In Chapter 4 of Boogren’s The Beginning Teachers Field Guide Embarking on Your First Years (2018), the transition from the “rejuvenation phase” of Winter break to the second-half of the school year is discussed. Specifically, Boogren recommends that when re-entering the classroom, one should take it slow and utilize this time to implement a sort-of “play” within the classroom. Such strategies discussed include: “demonstrating intensity and enthusiasm, utilizing physical movement, presenting unusual or intriguing information, and maintaining a lively pace” (71). I may not be a full-time teacher, but as a substitute I, too, have recognized the feeling of exhaustion before break and the rejuvenation that follows. Now that I am back in the classroom, I feel the need to enjoy being in the classroom spaces I often occupy and to “play” or amuse the students I work with.
This first week back I accepted a five-day assignment for 7th grade social studies. The teacher had retired over break and had left plans that consisted primarily of worksheets and readings on the reasons for the collapse of the ancient Roman Empire. In my opinion, the content for the week was dull, tedious, and slightly unintriguing in terms of how the content was to be taught. Reading a short text in order to answer a few questions about it is not the most engaging material. Knowing this, I understood that I had to make everything a little livelier, both for the sake of my students and myself. As Boogren (2018) puts it, “be the teacher your students crave to be around” and make that first week back an enjoyable time so that students are engaged and eager to learn (72).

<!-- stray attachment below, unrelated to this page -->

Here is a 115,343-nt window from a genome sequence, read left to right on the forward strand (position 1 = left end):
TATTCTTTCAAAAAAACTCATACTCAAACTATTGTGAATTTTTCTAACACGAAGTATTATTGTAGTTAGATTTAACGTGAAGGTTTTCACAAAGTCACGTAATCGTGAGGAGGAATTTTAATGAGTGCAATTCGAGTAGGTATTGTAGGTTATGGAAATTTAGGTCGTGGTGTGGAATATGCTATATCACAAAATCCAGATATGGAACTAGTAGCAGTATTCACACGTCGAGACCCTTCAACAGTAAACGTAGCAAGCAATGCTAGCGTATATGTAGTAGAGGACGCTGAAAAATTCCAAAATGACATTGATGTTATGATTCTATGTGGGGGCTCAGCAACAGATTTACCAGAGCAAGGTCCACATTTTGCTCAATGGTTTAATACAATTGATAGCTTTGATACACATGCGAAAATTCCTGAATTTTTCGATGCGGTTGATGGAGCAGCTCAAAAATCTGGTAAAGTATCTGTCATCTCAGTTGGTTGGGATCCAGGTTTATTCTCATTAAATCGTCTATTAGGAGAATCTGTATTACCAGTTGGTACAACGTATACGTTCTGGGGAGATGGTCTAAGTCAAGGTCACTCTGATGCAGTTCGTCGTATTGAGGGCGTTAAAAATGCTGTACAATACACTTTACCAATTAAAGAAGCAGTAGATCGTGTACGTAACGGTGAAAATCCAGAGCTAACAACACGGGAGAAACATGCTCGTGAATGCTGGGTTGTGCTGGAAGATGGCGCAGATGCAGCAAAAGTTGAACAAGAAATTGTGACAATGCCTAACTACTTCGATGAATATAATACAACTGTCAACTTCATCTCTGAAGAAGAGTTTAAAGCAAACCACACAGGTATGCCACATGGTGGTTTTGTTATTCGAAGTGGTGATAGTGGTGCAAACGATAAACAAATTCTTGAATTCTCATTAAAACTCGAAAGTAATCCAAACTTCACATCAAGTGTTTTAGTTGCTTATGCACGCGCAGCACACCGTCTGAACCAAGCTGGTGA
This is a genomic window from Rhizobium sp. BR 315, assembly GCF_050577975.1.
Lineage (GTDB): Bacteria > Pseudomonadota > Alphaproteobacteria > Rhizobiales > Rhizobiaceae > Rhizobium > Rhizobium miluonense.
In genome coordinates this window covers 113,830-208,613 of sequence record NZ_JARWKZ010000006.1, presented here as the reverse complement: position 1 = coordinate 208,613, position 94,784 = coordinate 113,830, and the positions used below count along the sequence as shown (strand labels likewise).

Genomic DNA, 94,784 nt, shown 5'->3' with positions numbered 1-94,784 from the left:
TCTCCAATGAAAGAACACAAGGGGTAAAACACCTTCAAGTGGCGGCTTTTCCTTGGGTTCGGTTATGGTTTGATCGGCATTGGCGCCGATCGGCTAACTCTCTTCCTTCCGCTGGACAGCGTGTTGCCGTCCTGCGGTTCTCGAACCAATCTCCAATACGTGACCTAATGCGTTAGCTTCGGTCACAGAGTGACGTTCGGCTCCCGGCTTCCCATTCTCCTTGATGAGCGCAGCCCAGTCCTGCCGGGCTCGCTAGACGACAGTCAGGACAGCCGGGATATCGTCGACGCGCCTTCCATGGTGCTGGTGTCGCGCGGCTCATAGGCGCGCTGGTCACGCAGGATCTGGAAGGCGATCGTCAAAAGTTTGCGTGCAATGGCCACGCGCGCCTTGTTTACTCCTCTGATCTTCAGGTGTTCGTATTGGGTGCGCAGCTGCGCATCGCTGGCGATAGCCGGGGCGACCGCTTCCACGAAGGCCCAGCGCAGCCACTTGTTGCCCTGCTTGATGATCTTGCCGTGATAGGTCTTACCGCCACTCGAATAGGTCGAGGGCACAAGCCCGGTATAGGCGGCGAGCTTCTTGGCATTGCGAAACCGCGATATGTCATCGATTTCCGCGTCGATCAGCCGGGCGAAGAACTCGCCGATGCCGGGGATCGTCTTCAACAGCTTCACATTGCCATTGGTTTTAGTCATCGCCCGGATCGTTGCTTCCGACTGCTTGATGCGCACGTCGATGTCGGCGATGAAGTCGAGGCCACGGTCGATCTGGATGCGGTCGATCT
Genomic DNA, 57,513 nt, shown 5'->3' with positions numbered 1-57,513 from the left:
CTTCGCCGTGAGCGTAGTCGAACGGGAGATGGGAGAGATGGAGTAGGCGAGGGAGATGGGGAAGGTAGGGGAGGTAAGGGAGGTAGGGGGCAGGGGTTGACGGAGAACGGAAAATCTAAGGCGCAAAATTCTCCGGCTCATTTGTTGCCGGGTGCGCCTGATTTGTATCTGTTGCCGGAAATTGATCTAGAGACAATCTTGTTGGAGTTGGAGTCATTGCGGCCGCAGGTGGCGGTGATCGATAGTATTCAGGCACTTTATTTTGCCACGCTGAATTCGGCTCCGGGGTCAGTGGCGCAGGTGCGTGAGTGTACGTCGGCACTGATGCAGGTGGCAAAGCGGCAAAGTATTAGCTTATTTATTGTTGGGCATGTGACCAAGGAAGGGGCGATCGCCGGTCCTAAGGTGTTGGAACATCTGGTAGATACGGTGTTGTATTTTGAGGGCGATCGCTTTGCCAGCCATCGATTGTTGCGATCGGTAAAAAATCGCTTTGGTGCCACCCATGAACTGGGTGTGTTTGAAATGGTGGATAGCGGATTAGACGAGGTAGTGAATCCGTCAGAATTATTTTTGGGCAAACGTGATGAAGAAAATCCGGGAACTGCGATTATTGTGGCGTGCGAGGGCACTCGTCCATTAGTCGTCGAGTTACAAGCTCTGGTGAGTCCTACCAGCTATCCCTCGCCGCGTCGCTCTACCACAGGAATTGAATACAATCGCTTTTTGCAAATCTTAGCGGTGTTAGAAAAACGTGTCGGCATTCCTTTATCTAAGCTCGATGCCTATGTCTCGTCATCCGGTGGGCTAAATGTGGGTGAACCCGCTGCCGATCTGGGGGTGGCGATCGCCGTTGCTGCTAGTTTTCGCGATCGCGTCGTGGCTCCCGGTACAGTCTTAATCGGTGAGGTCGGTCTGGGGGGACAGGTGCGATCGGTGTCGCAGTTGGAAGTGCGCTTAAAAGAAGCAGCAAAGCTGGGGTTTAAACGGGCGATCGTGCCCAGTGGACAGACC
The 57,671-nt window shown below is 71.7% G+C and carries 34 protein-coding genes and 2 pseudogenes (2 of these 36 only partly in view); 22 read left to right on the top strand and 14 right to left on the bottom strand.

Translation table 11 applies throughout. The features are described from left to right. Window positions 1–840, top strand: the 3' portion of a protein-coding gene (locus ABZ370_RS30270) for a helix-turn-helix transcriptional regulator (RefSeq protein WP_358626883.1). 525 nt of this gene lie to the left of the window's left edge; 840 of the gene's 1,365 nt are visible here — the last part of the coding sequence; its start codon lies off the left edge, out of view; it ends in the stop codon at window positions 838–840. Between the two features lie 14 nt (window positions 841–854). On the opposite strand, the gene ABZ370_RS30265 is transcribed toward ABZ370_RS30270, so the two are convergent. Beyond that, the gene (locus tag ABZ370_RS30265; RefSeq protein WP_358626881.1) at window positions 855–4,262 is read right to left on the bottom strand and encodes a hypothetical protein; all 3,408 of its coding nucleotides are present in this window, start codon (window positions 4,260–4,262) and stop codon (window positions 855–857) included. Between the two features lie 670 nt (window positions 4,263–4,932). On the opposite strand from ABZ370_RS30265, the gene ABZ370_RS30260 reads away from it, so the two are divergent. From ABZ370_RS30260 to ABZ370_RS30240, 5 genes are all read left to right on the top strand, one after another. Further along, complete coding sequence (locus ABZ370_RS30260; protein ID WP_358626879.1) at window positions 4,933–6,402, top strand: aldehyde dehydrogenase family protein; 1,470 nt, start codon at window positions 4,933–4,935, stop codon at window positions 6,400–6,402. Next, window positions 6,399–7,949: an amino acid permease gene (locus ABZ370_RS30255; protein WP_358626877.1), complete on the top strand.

My next steps, then, were to not only lay out the content, but to do it in a way that the students would find humorous, fun, and silly, while also not leaving out the “serious” aspect of needing to get work done. In other words, I adopted a personality that I did not know was within me… Perhaps this was a result of my break away from work and school. Never did I have an issue with getting the students motivated to do the work (which is usually an issue) and complete it (another issue of its own). I also found myself enthusiastic of my return to work the following day, and excited and full of energy upon that return.
Picturing Your Best Possible Future Self